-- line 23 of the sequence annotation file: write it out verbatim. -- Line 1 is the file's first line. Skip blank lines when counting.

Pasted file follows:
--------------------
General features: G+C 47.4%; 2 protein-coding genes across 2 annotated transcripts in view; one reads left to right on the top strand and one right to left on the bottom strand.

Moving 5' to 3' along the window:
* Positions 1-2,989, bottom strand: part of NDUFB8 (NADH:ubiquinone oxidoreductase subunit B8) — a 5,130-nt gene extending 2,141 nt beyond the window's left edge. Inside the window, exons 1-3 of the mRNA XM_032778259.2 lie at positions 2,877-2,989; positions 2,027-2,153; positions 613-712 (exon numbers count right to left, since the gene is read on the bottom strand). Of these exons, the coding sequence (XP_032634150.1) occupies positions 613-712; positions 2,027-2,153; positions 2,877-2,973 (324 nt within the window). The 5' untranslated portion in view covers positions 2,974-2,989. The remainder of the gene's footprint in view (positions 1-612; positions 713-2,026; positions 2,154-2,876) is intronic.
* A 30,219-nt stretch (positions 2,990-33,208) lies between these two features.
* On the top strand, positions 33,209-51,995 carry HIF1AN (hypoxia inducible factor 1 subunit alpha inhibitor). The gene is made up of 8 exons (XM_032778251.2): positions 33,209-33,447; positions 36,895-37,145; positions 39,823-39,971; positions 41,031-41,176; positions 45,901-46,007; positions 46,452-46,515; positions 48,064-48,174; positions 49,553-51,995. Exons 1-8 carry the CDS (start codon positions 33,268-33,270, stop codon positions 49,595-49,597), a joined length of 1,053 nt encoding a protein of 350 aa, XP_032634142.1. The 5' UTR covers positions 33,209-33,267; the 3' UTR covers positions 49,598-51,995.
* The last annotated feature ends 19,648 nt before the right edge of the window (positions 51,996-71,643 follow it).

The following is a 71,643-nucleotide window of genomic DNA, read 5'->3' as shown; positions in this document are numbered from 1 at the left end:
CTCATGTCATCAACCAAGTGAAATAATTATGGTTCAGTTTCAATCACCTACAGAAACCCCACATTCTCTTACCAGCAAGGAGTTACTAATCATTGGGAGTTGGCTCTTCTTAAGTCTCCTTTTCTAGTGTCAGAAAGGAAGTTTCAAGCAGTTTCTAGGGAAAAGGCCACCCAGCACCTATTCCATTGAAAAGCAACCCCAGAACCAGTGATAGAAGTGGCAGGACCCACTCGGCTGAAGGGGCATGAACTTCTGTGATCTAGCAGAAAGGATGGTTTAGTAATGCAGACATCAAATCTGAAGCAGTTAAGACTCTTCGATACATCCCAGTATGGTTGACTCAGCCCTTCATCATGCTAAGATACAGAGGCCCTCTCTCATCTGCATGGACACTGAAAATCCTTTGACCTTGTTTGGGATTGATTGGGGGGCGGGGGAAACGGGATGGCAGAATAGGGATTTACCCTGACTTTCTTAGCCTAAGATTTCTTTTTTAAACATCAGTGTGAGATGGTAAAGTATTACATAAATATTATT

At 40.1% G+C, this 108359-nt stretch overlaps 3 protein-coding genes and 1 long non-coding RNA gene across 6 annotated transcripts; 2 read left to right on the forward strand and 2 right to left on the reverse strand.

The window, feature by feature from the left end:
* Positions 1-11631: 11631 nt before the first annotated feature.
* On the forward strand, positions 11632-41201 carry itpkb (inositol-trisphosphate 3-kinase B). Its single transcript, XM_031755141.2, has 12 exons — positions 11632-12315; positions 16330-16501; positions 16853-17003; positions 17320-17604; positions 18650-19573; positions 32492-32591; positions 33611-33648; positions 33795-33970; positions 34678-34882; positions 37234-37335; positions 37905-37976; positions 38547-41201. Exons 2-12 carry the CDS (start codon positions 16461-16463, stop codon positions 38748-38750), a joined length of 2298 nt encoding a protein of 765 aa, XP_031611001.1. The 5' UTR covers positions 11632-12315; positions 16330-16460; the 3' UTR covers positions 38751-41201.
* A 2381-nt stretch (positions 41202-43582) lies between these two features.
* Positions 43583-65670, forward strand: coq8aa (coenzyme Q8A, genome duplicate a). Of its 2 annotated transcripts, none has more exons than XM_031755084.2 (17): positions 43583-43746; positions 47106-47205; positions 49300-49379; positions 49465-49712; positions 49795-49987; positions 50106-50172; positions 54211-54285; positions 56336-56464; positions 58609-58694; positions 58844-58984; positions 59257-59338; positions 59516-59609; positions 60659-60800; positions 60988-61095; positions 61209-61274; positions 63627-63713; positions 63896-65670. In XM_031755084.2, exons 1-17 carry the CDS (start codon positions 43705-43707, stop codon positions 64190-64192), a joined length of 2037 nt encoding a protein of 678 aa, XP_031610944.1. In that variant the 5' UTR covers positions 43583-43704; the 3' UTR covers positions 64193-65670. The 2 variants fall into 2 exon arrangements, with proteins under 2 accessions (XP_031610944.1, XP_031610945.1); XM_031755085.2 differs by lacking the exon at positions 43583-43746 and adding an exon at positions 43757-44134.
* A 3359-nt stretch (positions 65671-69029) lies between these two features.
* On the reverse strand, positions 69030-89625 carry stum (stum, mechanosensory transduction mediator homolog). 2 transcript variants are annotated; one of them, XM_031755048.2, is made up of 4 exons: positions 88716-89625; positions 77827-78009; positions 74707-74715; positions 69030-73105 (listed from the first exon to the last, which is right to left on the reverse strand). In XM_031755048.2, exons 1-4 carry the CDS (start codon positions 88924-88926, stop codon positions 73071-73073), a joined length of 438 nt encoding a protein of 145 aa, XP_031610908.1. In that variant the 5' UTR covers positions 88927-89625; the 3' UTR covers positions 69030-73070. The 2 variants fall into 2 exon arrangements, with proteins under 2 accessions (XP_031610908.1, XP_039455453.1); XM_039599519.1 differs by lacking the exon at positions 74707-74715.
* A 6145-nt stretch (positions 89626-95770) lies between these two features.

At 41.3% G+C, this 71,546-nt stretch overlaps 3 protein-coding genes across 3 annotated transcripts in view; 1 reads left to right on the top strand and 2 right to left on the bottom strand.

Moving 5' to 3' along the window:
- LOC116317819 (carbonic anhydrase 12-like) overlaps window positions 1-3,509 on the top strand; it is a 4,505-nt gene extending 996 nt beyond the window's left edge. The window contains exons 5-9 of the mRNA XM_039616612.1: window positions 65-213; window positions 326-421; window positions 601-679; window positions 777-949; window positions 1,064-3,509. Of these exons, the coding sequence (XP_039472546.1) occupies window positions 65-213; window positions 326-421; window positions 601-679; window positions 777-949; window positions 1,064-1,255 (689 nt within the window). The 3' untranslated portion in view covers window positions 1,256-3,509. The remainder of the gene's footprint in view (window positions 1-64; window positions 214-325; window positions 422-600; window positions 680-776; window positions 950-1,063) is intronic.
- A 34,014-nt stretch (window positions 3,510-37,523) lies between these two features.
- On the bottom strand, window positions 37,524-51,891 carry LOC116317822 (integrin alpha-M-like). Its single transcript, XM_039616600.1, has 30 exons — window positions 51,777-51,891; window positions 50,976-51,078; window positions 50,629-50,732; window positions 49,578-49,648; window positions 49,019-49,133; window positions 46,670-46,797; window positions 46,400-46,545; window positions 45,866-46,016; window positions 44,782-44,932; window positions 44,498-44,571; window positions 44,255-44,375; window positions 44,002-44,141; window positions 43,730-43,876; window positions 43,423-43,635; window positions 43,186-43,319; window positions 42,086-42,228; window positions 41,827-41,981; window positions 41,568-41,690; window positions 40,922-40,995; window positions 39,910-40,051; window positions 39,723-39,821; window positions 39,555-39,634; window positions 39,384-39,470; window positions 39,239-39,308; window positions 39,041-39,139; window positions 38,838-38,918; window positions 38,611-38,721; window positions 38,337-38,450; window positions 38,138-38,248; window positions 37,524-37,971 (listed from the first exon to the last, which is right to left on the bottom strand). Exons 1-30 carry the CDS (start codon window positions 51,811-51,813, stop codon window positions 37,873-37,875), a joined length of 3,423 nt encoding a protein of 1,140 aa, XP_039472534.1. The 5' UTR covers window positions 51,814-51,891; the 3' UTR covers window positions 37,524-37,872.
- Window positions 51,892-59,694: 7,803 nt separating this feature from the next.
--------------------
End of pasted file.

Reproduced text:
- Window positions 51,892-59,694: 7,803 nt separating this feature from the next.